The days of record high gas prices in Santa Rosa appear to be over. Let’s hope.

AAA reported Wednesday that the average price for regular in the Santa Rosa area had dropped less than a penny to $4.642 from the record $4.65 reported the day before. Just a week ago it had been $4.251 and a month ago it had been $4.187.

Patrick DeHaan, a senior petroleum analyst for, said he expects prices in Santa Rosa and across California to continue to fall, “but they’re not falling as fast as they should.”

He said the wholesale price of gas dropped about a $1 a gallon in the last few days after shooting up more than a $1 immediately before the spike after production was cut in the state by an oil pipeline problem, brief shutdown of a Torrance refinery, the lingering effects of the Chevron Richmond refinery fire and maintenance at two other refineries.

DeHaan said Gov. Jerry Brown’s order on Sunday allowing refineries to start making cheaper winter-blend gas early has helped cut the wholesale price but most gas stations haven’t received that less expensive fuel.

He said Brown should have acted sooner than he did, noting that predicted more than a week ago that California motorists “were going to get socked” with huge price increases, but “why it took him Wednesday, Thursday, Friday, Saturday and part of Sunday to act I don’t know…. Maybe asking a governor to keep up on wholesale gas prices is too much to ask.”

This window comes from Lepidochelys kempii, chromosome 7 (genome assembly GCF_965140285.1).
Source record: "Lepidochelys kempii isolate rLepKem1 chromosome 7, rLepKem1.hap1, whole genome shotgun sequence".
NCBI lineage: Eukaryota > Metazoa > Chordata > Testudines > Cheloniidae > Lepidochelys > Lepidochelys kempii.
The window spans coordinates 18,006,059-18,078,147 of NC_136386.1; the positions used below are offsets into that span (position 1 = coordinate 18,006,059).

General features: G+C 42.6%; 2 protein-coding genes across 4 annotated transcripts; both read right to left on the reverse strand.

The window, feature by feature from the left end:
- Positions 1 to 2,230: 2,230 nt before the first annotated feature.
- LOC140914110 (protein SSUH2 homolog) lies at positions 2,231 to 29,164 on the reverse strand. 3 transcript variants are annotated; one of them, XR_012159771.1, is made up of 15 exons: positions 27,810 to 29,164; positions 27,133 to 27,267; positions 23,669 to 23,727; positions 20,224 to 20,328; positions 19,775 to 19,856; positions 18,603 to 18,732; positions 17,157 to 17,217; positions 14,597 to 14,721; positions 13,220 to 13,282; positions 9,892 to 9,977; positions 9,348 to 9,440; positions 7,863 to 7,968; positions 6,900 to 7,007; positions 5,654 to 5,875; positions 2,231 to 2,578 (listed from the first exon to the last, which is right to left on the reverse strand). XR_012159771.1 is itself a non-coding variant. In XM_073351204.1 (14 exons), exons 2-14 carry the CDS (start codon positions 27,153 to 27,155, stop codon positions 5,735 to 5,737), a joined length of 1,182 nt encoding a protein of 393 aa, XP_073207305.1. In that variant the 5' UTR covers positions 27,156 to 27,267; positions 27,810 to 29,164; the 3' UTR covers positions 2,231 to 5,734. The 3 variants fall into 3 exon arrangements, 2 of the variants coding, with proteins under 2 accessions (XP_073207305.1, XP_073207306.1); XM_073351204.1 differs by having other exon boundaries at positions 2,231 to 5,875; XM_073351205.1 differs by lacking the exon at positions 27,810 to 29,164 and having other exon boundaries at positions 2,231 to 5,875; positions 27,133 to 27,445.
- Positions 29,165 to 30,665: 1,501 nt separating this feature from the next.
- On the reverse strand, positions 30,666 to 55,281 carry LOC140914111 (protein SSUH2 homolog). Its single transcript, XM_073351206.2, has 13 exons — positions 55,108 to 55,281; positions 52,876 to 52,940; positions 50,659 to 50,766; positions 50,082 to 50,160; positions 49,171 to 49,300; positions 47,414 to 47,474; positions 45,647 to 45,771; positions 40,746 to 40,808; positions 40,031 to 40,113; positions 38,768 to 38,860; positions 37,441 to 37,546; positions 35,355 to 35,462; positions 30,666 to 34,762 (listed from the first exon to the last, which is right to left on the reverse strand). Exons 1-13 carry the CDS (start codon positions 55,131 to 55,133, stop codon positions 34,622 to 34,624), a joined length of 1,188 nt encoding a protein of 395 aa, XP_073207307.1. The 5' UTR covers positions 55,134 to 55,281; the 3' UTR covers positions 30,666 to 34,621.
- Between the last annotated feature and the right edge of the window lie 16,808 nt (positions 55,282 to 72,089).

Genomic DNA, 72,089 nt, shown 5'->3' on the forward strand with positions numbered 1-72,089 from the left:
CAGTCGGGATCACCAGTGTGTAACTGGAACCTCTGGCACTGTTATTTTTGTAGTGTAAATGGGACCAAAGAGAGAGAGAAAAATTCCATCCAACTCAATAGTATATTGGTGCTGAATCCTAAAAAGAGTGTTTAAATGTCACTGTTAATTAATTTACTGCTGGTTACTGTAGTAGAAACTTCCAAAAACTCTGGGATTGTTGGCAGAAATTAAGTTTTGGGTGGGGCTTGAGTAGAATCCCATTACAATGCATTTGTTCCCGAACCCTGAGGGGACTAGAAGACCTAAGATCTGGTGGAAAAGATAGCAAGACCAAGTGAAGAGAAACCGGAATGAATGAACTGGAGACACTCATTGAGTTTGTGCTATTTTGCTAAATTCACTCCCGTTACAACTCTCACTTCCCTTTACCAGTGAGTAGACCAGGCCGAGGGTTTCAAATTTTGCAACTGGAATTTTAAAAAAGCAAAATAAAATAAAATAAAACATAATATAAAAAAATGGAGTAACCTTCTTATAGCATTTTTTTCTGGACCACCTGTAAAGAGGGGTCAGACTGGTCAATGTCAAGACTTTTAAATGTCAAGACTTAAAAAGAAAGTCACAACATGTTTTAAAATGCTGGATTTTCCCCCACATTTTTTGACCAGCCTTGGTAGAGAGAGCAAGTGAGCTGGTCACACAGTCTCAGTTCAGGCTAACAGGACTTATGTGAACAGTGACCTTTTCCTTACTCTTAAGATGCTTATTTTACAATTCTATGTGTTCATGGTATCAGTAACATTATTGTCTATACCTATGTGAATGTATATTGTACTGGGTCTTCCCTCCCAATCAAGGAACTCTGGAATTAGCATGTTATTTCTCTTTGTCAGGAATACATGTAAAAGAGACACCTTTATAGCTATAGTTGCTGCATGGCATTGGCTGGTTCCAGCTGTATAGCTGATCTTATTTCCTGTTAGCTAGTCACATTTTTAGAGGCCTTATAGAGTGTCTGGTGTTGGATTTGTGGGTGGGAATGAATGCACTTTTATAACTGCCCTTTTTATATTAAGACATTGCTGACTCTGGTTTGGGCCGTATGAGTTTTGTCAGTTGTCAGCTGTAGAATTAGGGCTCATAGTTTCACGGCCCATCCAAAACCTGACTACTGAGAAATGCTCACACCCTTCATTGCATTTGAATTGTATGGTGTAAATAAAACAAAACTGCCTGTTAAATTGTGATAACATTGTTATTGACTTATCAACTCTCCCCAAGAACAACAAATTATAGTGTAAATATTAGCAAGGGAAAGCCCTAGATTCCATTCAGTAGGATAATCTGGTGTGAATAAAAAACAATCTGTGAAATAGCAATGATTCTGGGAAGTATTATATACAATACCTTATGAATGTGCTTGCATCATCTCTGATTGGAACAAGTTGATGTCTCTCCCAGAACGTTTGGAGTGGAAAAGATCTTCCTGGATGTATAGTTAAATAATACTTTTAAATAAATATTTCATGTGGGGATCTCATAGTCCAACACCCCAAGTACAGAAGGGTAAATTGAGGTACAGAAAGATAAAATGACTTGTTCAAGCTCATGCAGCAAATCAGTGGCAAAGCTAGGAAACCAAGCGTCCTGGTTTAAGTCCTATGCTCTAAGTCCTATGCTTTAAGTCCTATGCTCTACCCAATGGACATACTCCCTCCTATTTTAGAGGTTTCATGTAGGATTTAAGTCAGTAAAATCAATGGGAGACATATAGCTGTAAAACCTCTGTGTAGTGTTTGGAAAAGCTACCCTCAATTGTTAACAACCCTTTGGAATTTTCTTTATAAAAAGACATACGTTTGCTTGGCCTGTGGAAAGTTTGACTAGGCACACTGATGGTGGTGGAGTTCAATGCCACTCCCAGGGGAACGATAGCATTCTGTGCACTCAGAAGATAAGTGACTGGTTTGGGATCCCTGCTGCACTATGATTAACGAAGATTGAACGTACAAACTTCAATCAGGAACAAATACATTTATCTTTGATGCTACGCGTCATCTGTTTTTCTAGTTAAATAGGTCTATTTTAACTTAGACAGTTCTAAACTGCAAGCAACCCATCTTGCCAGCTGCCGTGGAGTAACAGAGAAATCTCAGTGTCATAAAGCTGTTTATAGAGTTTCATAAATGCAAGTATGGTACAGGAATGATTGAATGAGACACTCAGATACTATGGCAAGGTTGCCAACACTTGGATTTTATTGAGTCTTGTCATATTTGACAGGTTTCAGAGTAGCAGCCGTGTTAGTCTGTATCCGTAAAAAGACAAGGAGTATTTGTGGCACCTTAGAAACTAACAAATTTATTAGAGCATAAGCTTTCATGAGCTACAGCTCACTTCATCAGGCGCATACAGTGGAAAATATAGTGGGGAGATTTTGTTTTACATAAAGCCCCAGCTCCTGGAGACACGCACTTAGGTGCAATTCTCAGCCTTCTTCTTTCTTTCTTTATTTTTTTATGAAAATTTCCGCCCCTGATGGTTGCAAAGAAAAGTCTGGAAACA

He said Brown should keep an eye on retail gas prices and, if necessary, “tap the backs of station owners” if they don’t lower their prices enough.

Drivers’ reports on on Wednesday showed some local stations had cut their prices but only slightly.

One company that tried to hold the line on prices was Rotten Robbie, which has six stations in Sonoma County and one in Lakeport in addition to more around the Bay Area.

Tom Robinson, owner of Robinson Oil Co. and the Rotten Robbie stations, said the gas price spike forced him to raise prices to $4.59 for regular but he stopped there even though he was losing money for a day or two before wholesale prices started to ease. He said if wholesale costs hadn’t dropped, he probably would have raised his prices more.

He said $4.59 was the highest his stations have charged, even in 2008 when crude oil had soared to about $150 a barrel. Now it’s about $92 a barrel.

Robinson said he stopped at $4.59 because he thought the wholesale jump had topped out or was about to, and “our business model is to be a competitive alternative.”

“Sometimes it’s better to be lucky than good,” he said.

DeHaan said gas prices should drop 10 to 15 cents a gallon by the weekend, but it may take a couple of weeks or longer before prices are down to where they had been before the spike.


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